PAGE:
Termination for Cause (Part 3)

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The main purpose of middle managers, in my opinion, is to lead, guide, motivate and coach their direct reports. Vision casting is the job of senior management, and doing the day-to-day operational work is the role of individual contributors. Middle managers so focused on becoming visionary leaders that they don’t invest in their staff are a bane to organizations, as are micromanaging middle managers who who create a disconnect from their staff with their meddling.

My team at work has recurring meetings with our primary vendor every Tuesday from 7:00AM until 9:00AM. Every week, we spent two hours talking through status updates for each of the various projects on which we collaborate. If an employee were to resign and this was her last Tuesday team meeting (hypothetically speaking, of course), this would be a great time for her manager to give a small speech or simple public farewell thanking said employee for her eight years of service.

Did this hypothetical manager publicly thank this hypothetical employee during her final group meeting? No. Has she privately wished me well? No. Did she even take the opportunity to let everyone know it was my last meeting? Yes. But all she said was, “This is Aurora’s last time to join this meeting, so if you have any questions, now is the time to ask them for purposes of transition. No? Okay. Then we can go ahead and end the meeting. The rest of us will talk next week.”

Thankfully, one of the vendor representatives inadvertently shamed my boss by interjecting and saying how very nice it’s been to work with me for the past two years and that he wishes me all the best. The vendor initiated this comment. Not my boss. Not even one of my teammates. A vendor who lives in Germany and just dials in to the meeting, who had no responsibility to step into this leadership role and bid me a fond farewell – he was the one who did what my own boss could not. I wasn’t expecting my boss to take me out to a goodbye lunch or goodbye coffee (in fact, I preferred that she didn’t), but I did think my boss would at least give lip service to her managerial responsibilities.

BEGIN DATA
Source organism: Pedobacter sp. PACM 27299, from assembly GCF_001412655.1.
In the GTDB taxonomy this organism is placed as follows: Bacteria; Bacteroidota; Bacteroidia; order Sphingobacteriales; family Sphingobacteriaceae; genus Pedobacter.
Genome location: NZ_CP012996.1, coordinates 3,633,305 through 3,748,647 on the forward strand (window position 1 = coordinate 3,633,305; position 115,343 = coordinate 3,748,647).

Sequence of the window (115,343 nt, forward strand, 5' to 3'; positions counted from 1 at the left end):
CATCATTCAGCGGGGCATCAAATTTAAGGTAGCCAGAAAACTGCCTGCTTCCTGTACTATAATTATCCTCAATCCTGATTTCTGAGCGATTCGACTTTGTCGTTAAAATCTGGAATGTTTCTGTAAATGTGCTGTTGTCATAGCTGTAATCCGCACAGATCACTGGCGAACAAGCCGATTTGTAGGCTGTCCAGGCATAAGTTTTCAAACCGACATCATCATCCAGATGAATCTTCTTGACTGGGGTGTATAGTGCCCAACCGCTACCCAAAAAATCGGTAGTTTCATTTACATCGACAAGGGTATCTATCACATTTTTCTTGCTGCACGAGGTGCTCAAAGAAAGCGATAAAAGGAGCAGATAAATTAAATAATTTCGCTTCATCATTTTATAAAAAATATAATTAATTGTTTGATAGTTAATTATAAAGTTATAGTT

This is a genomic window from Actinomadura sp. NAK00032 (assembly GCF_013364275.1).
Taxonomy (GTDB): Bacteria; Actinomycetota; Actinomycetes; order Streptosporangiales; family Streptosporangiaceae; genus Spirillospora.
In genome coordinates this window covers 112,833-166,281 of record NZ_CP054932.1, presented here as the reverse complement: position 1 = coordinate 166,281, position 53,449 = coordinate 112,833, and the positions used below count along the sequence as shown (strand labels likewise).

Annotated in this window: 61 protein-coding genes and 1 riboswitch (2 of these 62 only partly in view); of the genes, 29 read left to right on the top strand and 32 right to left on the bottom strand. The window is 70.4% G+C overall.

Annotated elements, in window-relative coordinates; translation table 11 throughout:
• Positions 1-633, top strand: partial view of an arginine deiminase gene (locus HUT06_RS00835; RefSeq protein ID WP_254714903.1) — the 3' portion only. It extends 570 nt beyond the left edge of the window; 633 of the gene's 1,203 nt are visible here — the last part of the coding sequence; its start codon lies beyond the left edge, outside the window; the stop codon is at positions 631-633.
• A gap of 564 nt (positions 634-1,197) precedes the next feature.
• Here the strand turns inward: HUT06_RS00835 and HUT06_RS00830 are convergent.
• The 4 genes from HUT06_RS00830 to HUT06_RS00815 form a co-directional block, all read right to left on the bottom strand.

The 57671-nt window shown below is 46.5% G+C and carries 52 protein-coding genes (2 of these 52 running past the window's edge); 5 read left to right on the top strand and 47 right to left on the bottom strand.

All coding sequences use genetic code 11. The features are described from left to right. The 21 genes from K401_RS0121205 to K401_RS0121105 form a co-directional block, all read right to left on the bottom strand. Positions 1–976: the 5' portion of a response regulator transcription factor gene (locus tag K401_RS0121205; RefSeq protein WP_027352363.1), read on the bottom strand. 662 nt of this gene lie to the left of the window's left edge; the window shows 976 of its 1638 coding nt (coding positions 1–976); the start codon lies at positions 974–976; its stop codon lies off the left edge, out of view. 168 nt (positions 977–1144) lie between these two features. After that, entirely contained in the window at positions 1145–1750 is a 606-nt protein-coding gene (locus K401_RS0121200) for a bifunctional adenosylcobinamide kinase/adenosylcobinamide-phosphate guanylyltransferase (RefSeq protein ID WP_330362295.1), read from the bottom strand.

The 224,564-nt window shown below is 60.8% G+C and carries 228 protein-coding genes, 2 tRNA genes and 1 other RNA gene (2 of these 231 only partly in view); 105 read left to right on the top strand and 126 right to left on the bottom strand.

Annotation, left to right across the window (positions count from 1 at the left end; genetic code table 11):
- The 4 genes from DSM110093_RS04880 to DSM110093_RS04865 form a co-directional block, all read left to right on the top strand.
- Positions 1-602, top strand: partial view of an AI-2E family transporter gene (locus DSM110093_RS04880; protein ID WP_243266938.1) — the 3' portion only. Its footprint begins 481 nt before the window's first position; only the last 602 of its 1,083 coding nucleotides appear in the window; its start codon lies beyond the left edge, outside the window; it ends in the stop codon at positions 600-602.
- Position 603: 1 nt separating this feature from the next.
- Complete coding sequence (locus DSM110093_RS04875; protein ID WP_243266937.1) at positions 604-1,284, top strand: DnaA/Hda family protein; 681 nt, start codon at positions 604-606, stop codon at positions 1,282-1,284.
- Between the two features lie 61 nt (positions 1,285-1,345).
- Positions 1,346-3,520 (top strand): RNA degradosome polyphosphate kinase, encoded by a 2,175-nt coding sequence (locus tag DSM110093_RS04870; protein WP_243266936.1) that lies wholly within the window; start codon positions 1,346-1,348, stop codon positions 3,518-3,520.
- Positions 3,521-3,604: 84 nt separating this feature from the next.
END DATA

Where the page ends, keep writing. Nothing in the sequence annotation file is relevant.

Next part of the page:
On Wednesday mornings, we have another team call, but this one is purely internal with no vendors admitted. Thinking she may have learned from the way the vendor shamed her in the Tuesday call, I figured my boss may at least thank me for my service during this gathering of just our four immediate teammates. No. She didn’t. And I realized that, in order to be shamed by the vendor’s behavior, she would have had to be socially adept enough to realize that there was shame to be had.

Fortunately, some of my other coworkers are thoughtful and clued in to the social niceties of fond farewells. However, though most of my coworkers are friendlier and more attentive than my boss, several of them struggled a bit with the whole social intelligence thing, too.

A surprising number of my colleagues who normally have no trouble booking meetings and conference calls seemed to suddenly forget that we have visibility to each other’s Outlook calendars. Conversations like this one happened an unfathomable number of times:

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I appreciated that my colleagues wanted to meet up for one last coffee, and I know they were probably just being informal and talking out the scheduling rather than looking at my Outlook calendar to book a formal meeting, but the number of times I had this same kind of conversation made me wish people would just check my calendar so I didn’t have to tell eight different people per day that I was out of office Wednesday, already had lunch plans Monday, was in back-to-back meetings Tuesday morning but was free at time X, Y or Z.

But the catch up coffees and lunches were nice. And in just a few days now, I’m about to be really free – with no Outlook calendar or vendor meetings or team meetings or anything. I can’t wait!

Authentically Aurora

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Grating Expectations

Distance in Relationships

My daddy has gently told me, over and over again for years, that it’s a whole lot easier not to be disappointed in people when you stop having expectations for how they should behave.